HEALTH bosses in the region are looking into whether so-called "fat camps" can be set up in the North-East.

Inspired by the example of the UK's first camp for overweight children in Leeds, NHS officials in Teesside want to take a closer look.

Nutritional expert Dr Beckie Lang, from Teesside University, has been commissioned by Middlesbrough Primary Care Trust (PCT) to find out whether the camp provides any answers to the region's growing problem of childhood obesity.

If it is approved by health chiefs later this year, it could lead to similar camps being set up on Teesside.

Founded four years ago, the residential summer camp, run by Leeds Metropolitan University, has helped hundreds of obese youngsters lose weight.

The Leeds camp provides a supervised programme of healthy eating, exercise and weight management and claims about a 70 per cent success rate.

Dr Paul Gately, director of the camp, has said the emphasis was on teaching children life-long lessons about the importance of exercise and healthy eating.

It has helped Colin Ord, 18, from Seaham, County Durham, slim down from 33 stone to 25 stone and rediscover his self-confidence.

His mother, Brenda, has described the camp as "the best thing to have happened to Colin".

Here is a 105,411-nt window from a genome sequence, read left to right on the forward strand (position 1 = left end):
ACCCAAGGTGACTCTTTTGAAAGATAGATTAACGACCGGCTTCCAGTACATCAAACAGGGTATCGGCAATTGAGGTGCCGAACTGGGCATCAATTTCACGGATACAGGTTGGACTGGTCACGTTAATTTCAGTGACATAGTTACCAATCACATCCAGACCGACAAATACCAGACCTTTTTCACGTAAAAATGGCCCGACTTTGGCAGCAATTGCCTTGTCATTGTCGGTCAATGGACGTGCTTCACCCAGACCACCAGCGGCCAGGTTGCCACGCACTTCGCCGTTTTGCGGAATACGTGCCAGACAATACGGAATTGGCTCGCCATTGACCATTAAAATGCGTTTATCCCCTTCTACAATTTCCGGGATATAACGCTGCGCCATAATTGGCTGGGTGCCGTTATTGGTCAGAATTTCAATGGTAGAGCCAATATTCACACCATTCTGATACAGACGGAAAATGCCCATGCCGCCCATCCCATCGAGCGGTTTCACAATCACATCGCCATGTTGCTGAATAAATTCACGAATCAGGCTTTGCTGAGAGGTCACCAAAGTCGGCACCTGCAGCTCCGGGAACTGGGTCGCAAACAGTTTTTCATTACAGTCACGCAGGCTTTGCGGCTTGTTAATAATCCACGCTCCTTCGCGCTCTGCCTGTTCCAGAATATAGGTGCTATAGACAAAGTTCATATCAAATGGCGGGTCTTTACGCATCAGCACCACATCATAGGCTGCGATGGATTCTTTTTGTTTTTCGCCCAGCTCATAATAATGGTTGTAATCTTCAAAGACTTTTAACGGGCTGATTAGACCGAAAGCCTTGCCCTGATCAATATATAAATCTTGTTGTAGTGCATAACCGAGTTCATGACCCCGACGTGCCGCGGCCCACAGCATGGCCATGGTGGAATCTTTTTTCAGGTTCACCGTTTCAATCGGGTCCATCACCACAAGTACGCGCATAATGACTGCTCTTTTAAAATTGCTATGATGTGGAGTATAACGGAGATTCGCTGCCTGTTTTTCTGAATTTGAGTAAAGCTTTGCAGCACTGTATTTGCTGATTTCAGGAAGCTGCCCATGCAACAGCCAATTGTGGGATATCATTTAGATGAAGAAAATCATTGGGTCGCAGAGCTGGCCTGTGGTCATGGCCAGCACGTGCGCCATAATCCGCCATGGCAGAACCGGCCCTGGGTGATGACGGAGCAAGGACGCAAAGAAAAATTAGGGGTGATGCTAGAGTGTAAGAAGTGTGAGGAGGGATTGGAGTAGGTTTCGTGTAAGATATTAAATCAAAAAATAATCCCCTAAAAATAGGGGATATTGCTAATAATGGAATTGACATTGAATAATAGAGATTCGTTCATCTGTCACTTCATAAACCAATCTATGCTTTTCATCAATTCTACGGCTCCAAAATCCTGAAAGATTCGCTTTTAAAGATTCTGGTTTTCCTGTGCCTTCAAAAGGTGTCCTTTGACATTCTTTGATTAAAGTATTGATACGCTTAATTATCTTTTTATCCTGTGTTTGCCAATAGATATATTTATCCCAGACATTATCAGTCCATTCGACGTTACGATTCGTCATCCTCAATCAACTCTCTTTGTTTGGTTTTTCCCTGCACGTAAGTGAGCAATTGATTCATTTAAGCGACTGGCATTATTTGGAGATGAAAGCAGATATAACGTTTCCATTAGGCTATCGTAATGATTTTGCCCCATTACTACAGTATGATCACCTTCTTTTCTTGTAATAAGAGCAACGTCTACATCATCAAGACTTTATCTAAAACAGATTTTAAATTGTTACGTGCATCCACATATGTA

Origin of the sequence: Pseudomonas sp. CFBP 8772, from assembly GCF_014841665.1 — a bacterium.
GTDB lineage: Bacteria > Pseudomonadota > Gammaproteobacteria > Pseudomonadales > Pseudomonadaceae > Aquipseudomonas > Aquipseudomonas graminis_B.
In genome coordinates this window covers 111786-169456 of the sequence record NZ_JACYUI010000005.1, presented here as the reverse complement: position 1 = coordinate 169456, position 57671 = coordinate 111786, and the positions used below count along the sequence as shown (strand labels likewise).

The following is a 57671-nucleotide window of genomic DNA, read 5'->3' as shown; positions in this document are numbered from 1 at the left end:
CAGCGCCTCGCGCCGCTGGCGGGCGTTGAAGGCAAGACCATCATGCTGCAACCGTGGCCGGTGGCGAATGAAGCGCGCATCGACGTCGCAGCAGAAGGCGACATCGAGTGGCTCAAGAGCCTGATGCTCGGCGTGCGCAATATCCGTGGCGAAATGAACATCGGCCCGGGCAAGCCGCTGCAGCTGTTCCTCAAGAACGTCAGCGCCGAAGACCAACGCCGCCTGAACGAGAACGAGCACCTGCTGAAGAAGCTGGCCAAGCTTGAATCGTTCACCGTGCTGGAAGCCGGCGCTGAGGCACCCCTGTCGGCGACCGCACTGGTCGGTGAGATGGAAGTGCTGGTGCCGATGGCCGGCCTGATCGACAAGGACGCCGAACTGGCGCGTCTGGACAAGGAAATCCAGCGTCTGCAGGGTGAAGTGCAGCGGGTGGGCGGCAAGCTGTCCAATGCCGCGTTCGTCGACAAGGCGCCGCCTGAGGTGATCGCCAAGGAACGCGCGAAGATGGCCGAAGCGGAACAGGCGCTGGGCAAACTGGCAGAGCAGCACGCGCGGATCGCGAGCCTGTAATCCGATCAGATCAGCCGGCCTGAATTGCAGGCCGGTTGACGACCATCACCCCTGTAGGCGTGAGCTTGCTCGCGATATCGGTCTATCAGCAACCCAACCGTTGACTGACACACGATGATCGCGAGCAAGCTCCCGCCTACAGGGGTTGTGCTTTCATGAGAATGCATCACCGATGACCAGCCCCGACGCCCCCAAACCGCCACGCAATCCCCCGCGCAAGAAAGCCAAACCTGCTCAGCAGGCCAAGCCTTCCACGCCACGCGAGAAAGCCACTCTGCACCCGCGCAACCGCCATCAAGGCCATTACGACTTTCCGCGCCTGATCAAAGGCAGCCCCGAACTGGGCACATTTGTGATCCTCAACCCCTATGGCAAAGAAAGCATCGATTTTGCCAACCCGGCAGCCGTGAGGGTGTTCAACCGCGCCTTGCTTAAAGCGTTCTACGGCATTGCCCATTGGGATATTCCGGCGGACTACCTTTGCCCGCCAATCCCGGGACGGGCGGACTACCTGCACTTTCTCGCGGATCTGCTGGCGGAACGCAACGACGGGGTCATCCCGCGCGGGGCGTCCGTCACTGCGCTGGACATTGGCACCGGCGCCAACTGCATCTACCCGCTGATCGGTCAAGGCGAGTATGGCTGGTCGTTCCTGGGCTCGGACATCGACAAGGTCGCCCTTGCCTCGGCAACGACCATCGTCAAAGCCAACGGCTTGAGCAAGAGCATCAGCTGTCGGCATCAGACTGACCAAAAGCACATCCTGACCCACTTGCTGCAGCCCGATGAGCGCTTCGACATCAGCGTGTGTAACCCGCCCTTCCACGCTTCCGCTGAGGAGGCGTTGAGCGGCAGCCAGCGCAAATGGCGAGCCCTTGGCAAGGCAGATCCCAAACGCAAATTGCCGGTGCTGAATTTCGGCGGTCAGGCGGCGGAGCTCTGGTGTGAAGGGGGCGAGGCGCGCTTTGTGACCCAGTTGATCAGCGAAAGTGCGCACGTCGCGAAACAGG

Dr Lang is hoping to complete her report by next month.

Her recommendations will be discussed by the full Middlesbrough PCT board.

"The PCT is really keen to develop services around childhood obesity," said Dr Lang, who has just moved to the North-East from the Medical Research Council in Cambridge.

"What they want to do is look at the Leeds camp and see if it is something than can be transferred to the North-East."

The relatively high cost of the residential scheme - fees for the six-week course at Leeds are about £2,000 - could mean that smaller camps, based around schools, leisure centres or football clubs might be the way forward.

"There are arguments for and against residential schemes which we will be looking at," said Dr Lang.

In the week that a number of medical colleges called for greater national efforts to combat obesity, the organisers of the Leeds camp have criticised the NHS for failing to sponsor participants.